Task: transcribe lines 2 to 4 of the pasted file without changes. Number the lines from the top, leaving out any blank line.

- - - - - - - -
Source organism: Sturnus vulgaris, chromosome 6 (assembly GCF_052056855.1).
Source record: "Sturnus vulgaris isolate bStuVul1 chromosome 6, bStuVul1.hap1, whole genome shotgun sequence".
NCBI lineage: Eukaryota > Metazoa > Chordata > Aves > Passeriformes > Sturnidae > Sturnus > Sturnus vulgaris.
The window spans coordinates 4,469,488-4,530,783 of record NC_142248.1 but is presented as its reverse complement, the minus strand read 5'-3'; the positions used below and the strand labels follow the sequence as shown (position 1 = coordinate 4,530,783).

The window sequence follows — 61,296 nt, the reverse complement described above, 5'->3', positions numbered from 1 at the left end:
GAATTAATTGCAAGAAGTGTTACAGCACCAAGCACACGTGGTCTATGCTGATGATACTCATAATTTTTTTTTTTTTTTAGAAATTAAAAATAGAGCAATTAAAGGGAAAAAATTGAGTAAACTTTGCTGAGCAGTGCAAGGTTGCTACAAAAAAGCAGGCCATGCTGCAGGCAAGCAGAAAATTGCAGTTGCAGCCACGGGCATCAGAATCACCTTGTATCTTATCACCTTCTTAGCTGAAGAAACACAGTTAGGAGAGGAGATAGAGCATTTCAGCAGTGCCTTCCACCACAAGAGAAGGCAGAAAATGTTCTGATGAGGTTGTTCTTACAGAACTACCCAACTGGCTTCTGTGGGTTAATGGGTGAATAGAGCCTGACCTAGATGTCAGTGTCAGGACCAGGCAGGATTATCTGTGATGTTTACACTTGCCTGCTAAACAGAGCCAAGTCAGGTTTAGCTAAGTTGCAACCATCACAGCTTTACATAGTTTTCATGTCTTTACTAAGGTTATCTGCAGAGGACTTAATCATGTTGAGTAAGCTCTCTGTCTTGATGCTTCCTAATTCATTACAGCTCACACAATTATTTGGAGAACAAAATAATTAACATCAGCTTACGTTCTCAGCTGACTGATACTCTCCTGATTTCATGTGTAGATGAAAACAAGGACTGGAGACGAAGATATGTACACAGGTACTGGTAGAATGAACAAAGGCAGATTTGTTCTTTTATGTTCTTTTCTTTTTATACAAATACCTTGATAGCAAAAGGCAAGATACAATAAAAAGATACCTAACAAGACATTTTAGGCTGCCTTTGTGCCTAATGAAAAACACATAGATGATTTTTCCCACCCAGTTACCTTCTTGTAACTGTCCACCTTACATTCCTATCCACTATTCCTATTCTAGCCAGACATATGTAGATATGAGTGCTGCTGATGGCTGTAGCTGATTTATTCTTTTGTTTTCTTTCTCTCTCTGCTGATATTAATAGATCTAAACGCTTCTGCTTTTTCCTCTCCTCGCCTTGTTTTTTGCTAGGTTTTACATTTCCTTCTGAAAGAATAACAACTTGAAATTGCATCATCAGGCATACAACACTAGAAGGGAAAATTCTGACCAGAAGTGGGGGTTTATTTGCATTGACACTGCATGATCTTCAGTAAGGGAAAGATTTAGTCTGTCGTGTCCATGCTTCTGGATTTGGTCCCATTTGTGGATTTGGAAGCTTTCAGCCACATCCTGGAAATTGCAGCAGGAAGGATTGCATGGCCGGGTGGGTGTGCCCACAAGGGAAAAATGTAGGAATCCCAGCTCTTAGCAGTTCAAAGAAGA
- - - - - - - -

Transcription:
Source record: "Sturnus vulgaris isolate bStuVul1 chromosome 6, bStuVul1.hap1, whole genome shotgun sequence".
NCBI lineage: Eukaryota > Metazoa > Chordata > Aves > Passeriformes > Sturnidae > Sturnus > Sturnus vulgaris.
The window spans coordinates 4,469,488-4,530,783 of record NC_142248.1 but is presented as its reverse complement, the minus strand read 5'-3'; the positions used below and the strand labels follow the sequence as shown (position 1 = coordinate 4,530,783).